Most Kenyans believe that patient safety standards in the country are a drastic far cry from global benchmarks, citing the case at Kenyatta National Hospital as well as several others in various public and private hospitals across the country. While it is tempting to believe this, the reality is that medical error is a global problem.
Countries such as the U.S. are also grappling with the issue. In a recent study, John Hopkins University Hospital patient safety experts estimated that medical error was the third highest cause of death in the US.
Their findings, which were published in the British Medical Journal in May 2016, further indicated that medical errors accounted for 10 per cent of all US deaths.
Not a Kenyan problem
It occurs elsewhere around the world as well, sometimes with greater prevalence and more dire consequences on human life. What makes the difference is how individual cases are handled and whether a culture of sharing information and addressing core issues, is promoted.
We need to create an environment in which health workers feel that they can share information about medical error without being unjustly victimized. Accurate and timely information empowers decision makers in the healthcare system to identify and address the root causes of preventable medical error.
In most cases of medical error, the root issue is usually human error. At KNH, some of the measures we have taken to address human error are tightening enforcement of standard operating procedures, improving patient-provider communications and increasing patient tagging.
In other cases of medical error, the challenge is a broader health systems issue, such as the shortage of health workers. The shortage of nurses in Kenya is particularly worrying and has a material effect on overall patient safety standards.
The Kenya Healthcare Workforce Report shows the current ratio of practicing nurses to the population is 8.3 per 10,000 against the World Health Organization (WHO) recommended limit of 25 nurses per 10,000.
The dire shortage of nurses against the backdrop of a huge number of patients contributes to fatigue and increases chances of human error. This points to the need to increase training of nurses and review recruitment processes to ensure that we have more nurses joining the workforce each year.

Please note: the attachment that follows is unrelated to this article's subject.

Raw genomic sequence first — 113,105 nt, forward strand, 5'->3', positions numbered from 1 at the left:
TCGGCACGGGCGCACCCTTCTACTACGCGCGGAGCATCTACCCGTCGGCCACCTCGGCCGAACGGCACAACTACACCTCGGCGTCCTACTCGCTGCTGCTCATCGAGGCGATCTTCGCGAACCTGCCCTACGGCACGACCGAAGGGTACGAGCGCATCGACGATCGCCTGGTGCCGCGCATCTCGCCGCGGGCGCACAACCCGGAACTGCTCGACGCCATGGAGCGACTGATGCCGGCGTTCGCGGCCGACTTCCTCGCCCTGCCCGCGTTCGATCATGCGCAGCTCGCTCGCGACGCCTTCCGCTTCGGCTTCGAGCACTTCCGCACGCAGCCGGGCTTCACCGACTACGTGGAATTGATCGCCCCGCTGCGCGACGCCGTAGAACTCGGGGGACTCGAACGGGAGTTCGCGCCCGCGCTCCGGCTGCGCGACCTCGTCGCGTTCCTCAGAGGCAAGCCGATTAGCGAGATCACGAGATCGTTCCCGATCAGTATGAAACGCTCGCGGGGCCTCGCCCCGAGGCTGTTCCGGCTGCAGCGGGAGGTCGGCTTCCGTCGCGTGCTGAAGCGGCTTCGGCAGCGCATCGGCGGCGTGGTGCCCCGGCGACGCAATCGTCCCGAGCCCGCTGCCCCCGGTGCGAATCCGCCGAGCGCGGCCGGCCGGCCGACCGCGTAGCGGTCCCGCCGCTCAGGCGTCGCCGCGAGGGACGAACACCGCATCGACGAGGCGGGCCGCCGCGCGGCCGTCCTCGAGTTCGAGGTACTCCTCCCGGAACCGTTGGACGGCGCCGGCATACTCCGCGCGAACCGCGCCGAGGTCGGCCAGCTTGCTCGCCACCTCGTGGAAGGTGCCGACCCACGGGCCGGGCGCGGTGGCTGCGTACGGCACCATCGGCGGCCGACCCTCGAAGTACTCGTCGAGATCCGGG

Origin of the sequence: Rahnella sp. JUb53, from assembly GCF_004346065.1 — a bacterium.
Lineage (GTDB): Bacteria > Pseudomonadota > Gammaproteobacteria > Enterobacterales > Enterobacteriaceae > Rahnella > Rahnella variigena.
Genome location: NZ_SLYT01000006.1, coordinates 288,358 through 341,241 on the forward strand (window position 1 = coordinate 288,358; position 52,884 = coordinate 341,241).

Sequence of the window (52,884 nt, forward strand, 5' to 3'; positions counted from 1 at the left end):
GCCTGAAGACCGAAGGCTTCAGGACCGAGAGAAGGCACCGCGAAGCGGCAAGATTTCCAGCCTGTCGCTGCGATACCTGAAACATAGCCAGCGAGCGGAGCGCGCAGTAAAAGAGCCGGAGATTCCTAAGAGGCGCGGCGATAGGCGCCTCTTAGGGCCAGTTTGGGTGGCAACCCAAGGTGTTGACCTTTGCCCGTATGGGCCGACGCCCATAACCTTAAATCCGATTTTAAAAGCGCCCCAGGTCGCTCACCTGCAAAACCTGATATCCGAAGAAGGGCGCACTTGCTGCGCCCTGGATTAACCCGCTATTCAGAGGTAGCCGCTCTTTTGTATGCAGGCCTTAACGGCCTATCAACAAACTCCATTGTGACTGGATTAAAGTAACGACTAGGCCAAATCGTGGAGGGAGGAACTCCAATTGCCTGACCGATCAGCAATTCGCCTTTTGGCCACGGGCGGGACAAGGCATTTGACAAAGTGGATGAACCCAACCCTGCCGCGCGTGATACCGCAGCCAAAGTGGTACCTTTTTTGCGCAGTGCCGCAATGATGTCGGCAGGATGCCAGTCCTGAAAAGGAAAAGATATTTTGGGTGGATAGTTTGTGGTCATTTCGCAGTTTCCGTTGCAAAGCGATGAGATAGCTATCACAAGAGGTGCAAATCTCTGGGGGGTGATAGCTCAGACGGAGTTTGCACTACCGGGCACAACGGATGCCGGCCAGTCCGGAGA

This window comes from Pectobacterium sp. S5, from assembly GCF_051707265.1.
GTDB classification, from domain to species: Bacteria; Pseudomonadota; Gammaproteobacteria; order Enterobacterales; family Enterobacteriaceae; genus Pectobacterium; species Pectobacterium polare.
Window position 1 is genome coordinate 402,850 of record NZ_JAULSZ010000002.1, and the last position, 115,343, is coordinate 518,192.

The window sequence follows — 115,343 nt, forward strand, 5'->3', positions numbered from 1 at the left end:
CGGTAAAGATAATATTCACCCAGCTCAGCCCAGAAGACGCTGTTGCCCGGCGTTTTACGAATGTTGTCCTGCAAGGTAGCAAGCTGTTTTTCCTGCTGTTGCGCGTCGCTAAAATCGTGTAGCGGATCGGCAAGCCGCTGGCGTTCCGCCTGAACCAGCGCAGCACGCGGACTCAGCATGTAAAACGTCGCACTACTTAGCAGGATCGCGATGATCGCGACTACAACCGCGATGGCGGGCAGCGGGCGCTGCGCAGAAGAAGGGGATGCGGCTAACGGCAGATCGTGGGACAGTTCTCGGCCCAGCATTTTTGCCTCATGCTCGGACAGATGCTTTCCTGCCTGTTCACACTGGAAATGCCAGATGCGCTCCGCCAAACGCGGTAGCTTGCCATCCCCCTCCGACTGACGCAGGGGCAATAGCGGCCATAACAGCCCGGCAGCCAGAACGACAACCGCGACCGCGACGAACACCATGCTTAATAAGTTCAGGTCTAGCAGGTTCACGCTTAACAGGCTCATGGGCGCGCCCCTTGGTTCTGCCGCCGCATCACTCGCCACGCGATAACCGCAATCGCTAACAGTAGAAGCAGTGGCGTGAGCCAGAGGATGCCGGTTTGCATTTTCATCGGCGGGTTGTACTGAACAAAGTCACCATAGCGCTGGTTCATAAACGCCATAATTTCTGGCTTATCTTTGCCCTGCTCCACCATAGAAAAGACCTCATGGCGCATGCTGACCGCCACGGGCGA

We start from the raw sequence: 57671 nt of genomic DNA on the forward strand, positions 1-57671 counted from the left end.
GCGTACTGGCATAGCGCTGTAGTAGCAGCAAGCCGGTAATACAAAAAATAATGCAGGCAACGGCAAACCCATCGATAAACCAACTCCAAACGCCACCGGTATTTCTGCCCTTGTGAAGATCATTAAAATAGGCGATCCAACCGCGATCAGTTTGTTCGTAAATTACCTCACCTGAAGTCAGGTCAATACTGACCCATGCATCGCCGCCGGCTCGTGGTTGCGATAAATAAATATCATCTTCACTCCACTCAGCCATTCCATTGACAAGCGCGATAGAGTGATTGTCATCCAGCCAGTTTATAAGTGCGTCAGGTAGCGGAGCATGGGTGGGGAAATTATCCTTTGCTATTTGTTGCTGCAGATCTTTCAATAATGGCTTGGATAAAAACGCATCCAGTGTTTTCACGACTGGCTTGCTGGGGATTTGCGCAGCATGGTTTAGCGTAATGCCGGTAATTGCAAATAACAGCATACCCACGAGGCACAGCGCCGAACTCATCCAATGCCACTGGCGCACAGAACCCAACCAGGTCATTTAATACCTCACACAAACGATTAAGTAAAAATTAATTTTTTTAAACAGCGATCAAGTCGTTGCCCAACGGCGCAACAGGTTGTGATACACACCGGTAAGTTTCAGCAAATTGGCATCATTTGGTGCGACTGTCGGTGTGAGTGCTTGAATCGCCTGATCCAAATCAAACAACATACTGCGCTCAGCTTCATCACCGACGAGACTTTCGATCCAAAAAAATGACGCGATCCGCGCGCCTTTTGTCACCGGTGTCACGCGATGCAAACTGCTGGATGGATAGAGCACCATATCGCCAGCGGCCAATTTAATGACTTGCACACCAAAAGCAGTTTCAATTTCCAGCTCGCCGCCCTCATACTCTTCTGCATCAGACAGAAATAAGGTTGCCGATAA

We also need to treat individual cases of medical error as a window into our health system. For instance, we need to ask ourselves why our referral hospitals are perpetually overcrowded, as evidences by the fact that bed occupancy at KNH sometimes hits 120 per cent.
It is no secret that primary healthcare has historically been given limited attention in Kenya. The result is that a patient who could have received basic malaria treatment at their local clinic ends up at KNH, leading to overcrowding and compromising patient safety standards.
These issues need to be addressed holistically if we are to reduce the prevalence of medical error in our hospitals.
At the same time, health practitioners need to be reminded of their commitment to not only deliver clinical excellence, but also treat patients with respect and empathy. This promotes a good patient-provider relationship, which makes it easier for patients to share information that would lead to better treatment and high patient safety standards.
Although most cases of medical error are caused by human error and broader health system challenges, a few are caused by reckless behavior among health practitioners who violate essential patient safety rules.
If this is suspected to be the case, commensurate displinary action should be taken, subject to proper investigations. In most cases around the world, state medical boards are charged with taking displinary action against medical malpractice. However, in some instances, cases are escalated to law courts.
A case in point is the highly publicized case involving Conrad Murray, who was Michael Jackson’s personal physician. In 2012, the American doctor was convicted of involuntary manslaughter in the death of the pop star and received a four-year sentence.
Dr Murray routinely administered Propofol as a sleeping remedy to Jackson at the comfort of the late musician’s home, despite the fact that any patient who receives the surgical anesthetic requires continuous monitoring of heart rate and breathing in an equipped medical facility.
Dr Okutoyi is the Head of Quality Healthcare Department at KNH.
The views and opinions expressed here are those of the author and do not necessarily reflect the official policy or position of Standardmedia.co.ke